Both spacecraft also perform similar missions. The X-37B has deployed small satellites, and is also believed to be conducting experiments on subjects as varied as seeds, microwave power transmission between sources in space, and a ground receiver station. In 2015 it reportedly carried out experiments to investigate the viability of ion thrusters, a then-unproven space propulsion system.
What does the Divine Dragon do in space? While amateur space trackers can detect the deployment of microsatellites, the rest is a total mystery. Xinhua, in its brief statement covering the most recent Divine Dragon launch stated: “During this period, reusable technology verification and space science experiments will be carried out as planned to provide technical support for the peaceful use of space.”
One thing X-37B and the Divine Dragon have in common: both are excellent platforms for space-based experiments. Unlike regular satellites, the hardware both spaceplanes carry into space can be returned to Earth for analysis.
Another thing the two spaceplanes have in common: both are unlikely to be armed. There is really no good reason to arm a spaceplane. While a spaceplane could theoretically carry weapons, particularly nuclear weapons, into orbit and deliver them quickly against a target below, it would be locked on an orbital path that most of the time would not be over a particular target. It would also be easily tracked by an adversary. A ground-based missile, on the other hand, could launch against any target on Earth and reach it within a matter of minutes.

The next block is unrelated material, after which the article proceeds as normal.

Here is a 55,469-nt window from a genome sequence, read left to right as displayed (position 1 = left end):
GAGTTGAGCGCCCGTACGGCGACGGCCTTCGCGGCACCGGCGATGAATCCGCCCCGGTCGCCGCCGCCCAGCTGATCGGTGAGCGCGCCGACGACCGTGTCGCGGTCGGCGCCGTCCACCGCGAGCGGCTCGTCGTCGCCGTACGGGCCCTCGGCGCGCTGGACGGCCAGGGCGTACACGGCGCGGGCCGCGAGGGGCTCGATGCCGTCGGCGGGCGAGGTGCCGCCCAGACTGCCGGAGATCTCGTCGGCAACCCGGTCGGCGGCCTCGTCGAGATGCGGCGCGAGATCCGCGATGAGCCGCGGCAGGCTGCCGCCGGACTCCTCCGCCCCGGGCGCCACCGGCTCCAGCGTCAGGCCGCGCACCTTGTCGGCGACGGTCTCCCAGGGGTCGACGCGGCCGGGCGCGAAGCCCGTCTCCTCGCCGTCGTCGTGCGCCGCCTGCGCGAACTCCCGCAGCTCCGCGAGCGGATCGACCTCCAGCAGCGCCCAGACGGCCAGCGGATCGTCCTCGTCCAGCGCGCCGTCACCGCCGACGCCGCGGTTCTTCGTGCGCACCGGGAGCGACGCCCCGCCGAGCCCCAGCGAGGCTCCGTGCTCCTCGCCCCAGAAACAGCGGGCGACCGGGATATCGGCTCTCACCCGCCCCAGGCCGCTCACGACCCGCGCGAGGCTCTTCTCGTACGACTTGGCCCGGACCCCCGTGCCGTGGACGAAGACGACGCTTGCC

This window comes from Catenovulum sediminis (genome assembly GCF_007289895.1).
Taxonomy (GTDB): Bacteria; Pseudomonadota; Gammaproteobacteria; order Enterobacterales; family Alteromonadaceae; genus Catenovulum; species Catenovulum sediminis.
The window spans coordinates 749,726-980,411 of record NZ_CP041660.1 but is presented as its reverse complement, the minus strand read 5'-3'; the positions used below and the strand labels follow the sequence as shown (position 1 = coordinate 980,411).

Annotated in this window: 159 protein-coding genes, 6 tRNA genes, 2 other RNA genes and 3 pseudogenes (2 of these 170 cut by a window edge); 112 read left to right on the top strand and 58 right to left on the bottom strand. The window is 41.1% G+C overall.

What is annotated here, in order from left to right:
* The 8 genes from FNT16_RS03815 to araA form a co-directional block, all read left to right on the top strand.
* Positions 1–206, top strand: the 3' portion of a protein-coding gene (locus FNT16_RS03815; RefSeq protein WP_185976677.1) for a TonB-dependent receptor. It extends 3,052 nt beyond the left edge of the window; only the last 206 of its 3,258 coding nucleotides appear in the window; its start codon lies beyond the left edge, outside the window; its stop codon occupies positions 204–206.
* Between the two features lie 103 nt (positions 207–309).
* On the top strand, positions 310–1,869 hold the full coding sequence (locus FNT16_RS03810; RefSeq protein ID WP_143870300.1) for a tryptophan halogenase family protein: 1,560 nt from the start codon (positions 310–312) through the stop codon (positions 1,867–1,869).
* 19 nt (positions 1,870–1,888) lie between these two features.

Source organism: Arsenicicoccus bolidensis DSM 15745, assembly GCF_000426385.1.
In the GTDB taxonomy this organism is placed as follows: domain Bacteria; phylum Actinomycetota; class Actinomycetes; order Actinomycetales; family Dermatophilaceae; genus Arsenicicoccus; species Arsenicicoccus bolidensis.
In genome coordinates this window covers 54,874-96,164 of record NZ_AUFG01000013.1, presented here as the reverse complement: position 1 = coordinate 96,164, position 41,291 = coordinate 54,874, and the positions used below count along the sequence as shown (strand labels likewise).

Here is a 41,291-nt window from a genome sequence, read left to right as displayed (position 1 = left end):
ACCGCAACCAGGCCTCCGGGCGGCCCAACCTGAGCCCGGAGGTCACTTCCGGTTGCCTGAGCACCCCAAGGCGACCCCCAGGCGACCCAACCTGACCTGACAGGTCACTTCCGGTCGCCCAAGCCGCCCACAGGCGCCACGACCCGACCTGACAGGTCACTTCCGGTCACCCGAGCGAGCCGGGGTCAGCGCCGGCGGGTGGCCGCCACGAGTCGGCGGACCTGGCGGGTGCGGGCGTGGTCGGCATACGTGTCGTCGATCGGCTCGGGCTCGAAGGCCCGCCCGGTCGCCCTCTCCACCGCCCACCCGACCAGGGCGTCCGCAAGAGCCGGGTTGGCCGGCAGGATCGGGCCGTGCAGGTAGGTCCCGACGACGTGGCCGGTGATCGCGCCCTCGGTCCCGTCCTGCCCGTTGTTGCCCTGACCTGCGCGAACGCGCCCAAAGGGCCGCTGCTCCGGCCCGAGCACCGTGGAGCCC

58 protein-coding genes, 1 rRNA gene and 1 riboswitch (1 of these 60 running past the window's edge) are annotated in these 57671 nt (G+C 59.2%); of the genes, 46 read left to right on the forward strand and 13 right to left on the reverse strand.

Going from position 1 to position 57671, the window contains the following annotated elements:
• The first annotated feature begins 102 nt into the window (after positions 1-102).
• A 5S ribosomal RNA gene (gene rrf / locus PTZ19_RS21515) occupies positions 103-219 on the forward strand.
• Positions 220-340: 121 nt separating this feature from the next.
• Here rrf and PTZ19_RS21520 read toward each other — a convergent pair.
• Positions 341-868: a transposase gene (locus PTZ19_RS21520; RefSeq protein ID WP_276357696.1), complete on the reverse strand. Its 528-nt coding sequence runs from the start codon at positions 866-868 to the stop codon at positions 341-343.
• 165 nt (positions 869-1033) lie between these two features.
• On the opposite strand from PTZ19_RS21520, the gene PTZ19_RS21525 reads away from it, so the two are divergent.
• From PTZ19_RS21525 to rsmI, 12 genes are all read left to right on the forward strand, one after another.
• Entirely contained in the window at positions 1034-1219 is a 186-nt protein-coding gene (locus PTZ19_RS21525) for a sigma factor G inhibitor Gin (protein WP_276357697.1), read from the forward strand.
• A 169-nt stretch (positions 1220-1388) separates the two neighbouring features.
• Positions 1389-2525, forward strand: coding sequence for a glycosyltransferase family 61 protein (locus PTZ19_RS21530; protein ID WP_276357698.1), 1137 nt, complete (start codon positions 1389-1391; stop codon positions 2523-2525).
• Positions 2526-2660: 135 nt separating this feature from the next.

China and the United States have built similar spacecraft, likely for similar missions. There is nothing to suggest that either is a particular threat to the other country, though either could carry satellite payloads, like communications or spy satellites, that indirectly support military operations. X-37B and Divine Dragon are diminutive spaceplanes locked in a diminutive space race.